Carolina’s defensive problems

The news of Bobby Sanguinetti being called up has a lot of people talking about the future of Carolina’s defense corps and how bright it is. With young players like Justin Faulk, Ryan Murphy, Brian Dumoulin, Mark Alt, Danny Biega and Sanguinetti in the system, there is a reason to be excited and we’ve seen Faulk step in and contribute immediately. However, it will be awhile before some of the other prospects start making an impact and if Carolina wants to become a competitive team again, their defensive play is going to need a ton of help. They are last in the NHL in shots allowed at even strength and are a bottom-10 team on the penalty kill.

In my latest weekly report, I made a note saying that this team was giving up too many chances on a nightly basis and they reached a new low last week by surrendering 77 scoring chances over four games. You can’t give up over 20 scoring chances per night and expect to be a winning team, so defense has to be somewhat of a priority for the Hurricanes over the next couple of years. Adding a scoring winger would be nice, but I feel that Carolina’s defense really needs to be addressed with this rebuild. I’ve discussed goaltender Cam Ward and how his inconsistency has been a reason why Carolina is in the spot they are right now. The team’s poor defensive play is a reason why Ward is depended on so much and why the Canes have lived and died by his performance this year. Addressing this need can go a long way.

When I say “defensively play,” I do not mean that the defense corps needs to overhauled because I do not think the play from our blue-liners has been horrendous this year. More times than not, the defensemen are put into bad situations due to the forwards refusing to back-check or commit to playing in the defensive zone. It has led to some odd-man rushes and catastrophic breakdowns that turned into goals for the opposing team. Both goals Tampa Bay scored on Saturday night are examples of what I am trying to explain.

Going by what I see, I believe that the forwards are more of a problem with the Hurricanes poor defensive play than the blue-liners themselves, but part of the fun of being a statistician is testing hypotheses like the one I just came up with. Is the Hurricanes poor defensive play mostly due to the forwards not playing a strong two-way game or is it the fault of the blue-liners? It would be nice to know this now so we know what holes to fill over the off-season and whether or not bringing in another defenseman is a need. We’ll start examining this after the jump. 

We are going to look at the team’s defensive play going by a few different metrics. First, we’ll use some basic shot stats from Behind The Net and scoring chance data that I have been tracking all season. Whenever I present chance data, I usually go by a positive/negative rating or show what percent of the scoring chance are going in Carolina’s favor when a certain player is on the ice. Since we’re looking at defensive play here, I will only show how many shots & chances the Hurricanes are surrendering when this player is on the ice. The lower the number, the better.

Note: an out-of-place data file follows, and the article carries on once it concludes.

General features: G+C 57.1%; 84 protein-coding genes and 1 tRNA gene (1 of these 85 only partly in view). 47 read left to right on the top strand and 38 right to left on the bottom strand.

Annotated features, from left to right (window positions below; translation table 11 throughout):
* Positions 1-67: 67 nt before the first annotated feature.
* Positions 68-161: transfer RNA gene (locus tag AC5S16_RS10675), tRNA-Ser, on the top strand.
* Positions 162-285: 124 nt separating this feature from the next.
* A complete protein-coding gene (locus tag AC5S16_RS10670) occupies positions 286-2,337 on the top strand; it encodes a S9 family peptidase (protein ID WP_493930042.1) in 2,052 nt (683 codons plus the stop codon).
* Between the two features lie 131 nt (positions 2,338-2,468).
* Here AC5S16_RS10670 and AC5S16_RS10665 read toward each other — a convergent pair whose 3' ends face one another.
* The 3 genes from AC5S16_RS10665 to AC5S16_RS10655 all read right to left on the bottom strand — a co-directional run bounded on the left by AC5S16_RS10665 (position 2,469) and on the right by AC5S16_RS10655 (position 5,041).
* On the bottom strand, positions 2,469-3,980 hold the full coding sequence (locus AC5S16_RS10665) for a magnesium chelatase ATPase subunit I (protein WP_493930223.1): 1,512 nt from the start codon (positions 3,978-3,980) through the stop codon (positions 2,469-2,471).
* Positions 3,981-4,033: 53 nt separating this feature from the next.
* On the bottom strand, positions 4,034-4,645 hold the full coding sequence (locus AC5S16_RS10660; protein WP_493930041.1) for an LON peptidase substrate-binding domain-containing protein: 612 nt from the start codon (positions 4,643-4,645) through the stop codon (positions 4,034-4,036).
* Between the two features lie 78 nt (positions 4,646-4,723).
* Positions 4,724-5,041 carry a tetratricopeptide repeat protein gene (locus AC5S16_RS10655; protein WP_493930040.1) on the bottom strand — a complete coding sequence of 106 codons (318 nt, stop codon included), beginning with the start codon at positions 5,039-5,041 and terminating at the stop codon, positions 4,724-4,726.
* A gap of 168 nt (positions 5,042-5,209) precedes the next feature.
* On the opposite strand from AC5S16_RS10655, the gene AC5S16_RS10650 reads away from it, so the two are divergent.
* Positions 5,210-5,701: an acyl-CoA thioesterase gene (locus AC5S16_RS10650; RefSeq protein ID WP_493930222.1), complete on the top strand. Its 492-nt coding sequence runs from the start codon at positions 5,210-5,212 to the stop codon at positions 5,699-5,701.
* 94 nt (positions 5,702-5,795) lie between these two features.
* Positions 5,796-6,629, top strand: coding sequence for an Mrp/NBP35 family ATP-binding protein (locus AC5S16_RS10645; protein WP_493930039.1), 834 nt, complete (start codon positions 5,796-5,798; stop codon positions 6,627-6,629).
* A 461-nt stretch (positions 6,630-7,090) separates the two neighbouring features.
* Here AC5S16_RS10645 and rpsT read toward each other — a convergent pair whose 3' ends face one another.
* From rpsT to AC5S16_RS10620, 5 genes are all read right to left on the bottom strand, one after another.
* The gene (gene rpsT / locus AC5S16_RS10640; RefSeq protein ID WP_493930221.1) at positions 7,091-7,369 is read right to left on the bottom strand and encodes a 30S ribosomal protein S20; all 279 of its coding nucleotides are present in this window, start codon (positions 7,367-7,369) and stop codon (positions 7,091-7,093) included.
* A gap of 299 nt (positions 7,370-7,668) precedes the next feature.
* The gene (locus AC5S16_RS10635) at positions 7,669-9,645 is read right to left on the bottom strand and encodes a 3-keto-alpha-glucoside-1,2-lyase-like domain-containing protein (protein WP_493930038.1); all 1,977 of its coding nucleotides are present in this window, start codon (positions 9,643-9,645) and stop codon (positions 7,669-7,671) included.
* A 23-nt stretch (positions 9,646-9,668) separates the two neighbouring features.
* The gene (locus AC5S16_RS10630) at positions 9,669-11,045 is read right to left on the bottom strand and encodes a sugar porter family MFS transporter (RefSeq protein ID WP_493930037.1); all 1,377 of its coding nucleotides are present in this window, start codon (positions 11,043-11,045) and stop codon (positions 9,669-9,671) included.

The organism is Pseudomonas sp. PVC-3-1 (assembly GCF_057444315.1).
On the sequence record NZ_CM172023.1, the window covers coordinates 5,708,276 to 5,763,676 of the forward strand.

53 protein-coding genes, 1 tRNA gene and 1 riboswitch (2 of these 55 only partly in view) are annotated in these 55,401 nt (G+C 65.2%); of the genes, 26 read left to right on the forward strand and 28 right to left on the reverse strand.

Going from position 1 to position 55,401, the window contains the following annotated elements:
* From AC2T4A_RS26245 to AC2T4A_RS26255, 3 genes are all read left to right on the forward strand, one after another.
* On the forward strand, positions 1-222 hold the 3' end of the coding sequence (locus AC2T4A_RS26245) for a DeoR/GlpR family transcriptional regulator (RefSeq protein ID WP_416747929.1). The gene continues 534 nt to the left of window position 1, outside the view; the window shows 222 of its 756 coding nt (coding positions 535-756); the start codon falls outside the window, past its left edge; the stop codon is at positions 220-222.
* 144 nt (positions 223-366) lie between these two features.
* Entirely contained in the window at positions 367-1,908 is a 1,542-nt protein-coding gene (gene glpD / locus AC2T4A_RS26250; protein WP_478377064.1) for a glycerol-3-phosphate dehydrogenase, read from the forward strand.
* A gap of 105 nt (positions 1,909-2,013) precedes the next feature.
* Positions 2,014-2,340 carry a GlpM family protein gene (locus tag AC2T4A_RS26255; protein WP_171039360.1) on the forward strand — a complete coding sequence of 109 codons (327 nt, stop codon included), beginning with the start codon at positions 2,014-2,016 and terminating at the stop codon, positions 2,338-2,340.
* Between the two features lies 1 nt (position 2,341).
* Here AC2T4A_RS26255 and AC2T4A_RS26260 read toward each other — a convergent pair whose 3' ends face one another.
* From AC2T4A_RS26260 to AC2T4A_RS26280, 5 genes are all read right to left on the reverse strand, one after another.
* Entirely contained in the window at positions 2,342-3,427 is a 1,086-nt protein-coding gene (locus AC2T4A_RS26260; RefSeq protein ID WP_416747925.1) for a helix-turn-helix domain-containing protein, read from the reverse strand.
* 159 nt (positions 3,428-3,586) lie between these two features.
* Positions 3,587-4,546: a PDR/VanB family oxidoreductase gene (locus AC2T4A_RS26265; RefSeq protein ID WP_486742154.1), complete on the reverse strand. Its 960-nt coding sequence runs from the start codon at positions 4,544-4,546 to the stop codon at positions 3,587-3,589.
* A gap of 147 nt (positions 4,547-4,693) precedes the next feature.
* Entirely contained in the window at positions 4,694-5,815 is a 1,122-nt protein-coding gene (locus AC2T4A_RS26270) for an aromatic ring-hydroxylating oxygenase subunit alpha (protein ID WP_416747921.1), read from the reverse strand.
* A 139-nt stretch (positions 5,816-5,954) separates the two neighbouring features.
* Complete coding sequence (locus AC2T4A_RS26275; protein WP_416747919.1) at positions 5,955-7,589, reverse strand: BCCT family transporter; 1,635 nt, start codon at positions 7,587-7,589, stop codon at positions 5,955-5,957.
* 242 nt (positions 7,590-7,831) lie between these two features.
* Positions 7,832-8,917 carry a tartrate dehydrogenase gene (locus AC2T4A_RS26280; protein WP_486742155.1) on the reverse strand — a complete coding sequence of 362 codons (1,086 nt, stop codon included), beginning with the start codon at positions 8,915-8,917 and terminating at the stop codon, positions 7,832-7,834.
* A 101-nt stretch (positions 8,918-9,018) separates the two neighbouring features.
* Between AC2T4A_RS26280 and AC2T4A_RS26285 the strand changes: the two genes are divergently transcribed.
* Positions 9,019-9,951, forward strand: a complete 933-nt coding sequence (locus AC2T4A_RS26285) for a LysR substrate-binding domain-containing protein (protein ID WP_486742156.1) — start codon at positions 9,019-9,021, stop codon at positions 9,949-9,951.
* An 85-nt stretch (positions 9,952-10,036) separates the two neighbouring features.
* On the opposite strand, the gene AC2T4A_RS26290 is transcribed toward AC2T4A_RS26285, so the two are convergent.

Defensemen:

Player SA/60 SCA/60 Corsi Rel. OZ%
Joslin 31.3 15.274 -5 58.3
McBain 30.4 16.282 4.8 50.3
Harrison 30.3 18.178 -2.4 50.4
Pitkanen 30 18.37 1.3 43.1
Spacek 29.2 15.528 5.7 58.7
Gleason 28.7 16.417 -3.1 40.4
Faulk 28.7 19.368 -3.2 51.7
Allen 27.7 14.255 -0.4 41.7

SA/60 = shots allowed per 60 mins., SCA/60 = Scoring chances allowed per 60 mins., Corsi Rel. = Relative corsi rating, OZ% = offensive zone start percentage. ALL EVEN STRENGTH DATA

After taking a quick look at the shot metrics for defensemen, we can say that there are some players who are getting hit hard in their own end. The biggest offers are Jay Harrison, Joni Pitkanen and, to an extent, Justin Faulk. The reason why I throw Faulk in this class is because he is giving up a boatload of scoring chances, which is a little odd when you see that his shots allowed rate is a much lower than other defensemen. Faulk might be doing a fine job at preventing opposing team’s shots but the ones he is on ice for are of high quality, apparently. He is only 19 and is playing 20+ minutes a night so this shouldn’t be too much of a shock.

In the grand scheme of things, the defense corps that Carolina has this year isn’t terribly impressive when it comes to preventing shots and chances. Allen and Gleason have been great when taking their situation into context and Spacek has been a nice addition (although he’s getting extremely easy minutes) but the rest of the defense have some major shortcomings in their own zone. Joslin’s been bad in limited action, Carolina surrenders over 30 shots on goal when Harrison & McBain are on the ice (although McBain is doing a better job at preventing chances), Pitkanen has been out for most of the year and I discussed Faulk earlier. A lot of these players make up for their defensive short-comings through their offensive contributions (namely Harrison, McBain, Faulk & Pitkanen) which makes them valuable but having four players (five if you count Spacek) in your defense corps that are primarily contributing on offense seems like a bit much. It also puts a ton of weight on Gleason & Allen’s shoulders. It’s a bit unfair to put Faulk & Harrison in that class since they have been given a ton of responsibility this year but the amount of chances both have been giving up is pretty high.

Another thing to note is that every defenseman is giving up more shots per 60 minutes than the league average (roughly 27 SA/60), but I don’t put much thought into this because I don’t like comparing different types of defensemen. Not all ice time is created equal and a guy who is starting 60% of his shifts in the defensive zone against first liners is going to give up more shots than a guy playing mostly offensive minutes against other team’s third & fourth lines. I never liked to compare those across the board.

Now let’s look at the forwards

Forwards SA/60 SCA/60 Corsi Rel. OZ%
Samson 32.5 18.711 12.4 54.3
Ruutu 31 17.042 -0.6 54
Brent 30.7 14.942 -15.4 46.7
Tlusty 30.5 16.005 -7.7 48.6
Staal 29.8 17.389 6 50.6
Stewart 29.7 15.729 -7.3 55.7
LaRose 29.6 18.849 6 44.2
Skinner 28.6 17.183 7.5 55.1
Sutter 28.4 16.712 -5.4 36.1
Nodl 28.4 16.074 -5.6 43.6
Jokinen 28 17.819 7.3 53.6
Dwyer 27.8 13.766 -3.6 37.9
Bowman 25.6 15.208 13.8 59.4

You can definitely see that there are some problems with the forwards defensive play, as well and it’s mainly the guys who are getting more offensive zone starts. Ruutu has not been great in his own end this year and neither have Skinner, Tlusty, Staal, LaRose or, to an extent, Jokinen. Like defensemen, it’s tough to compare a lot of these players across the board because they play in different situations. Sutter starts nearly 70% of his shifts in the defensive zone and is surrendering about the same amount of shots as chances as guys playing more offensive minuets like Jeff Skinner, so you definitely need to take some context into consideration when looking at these numbers.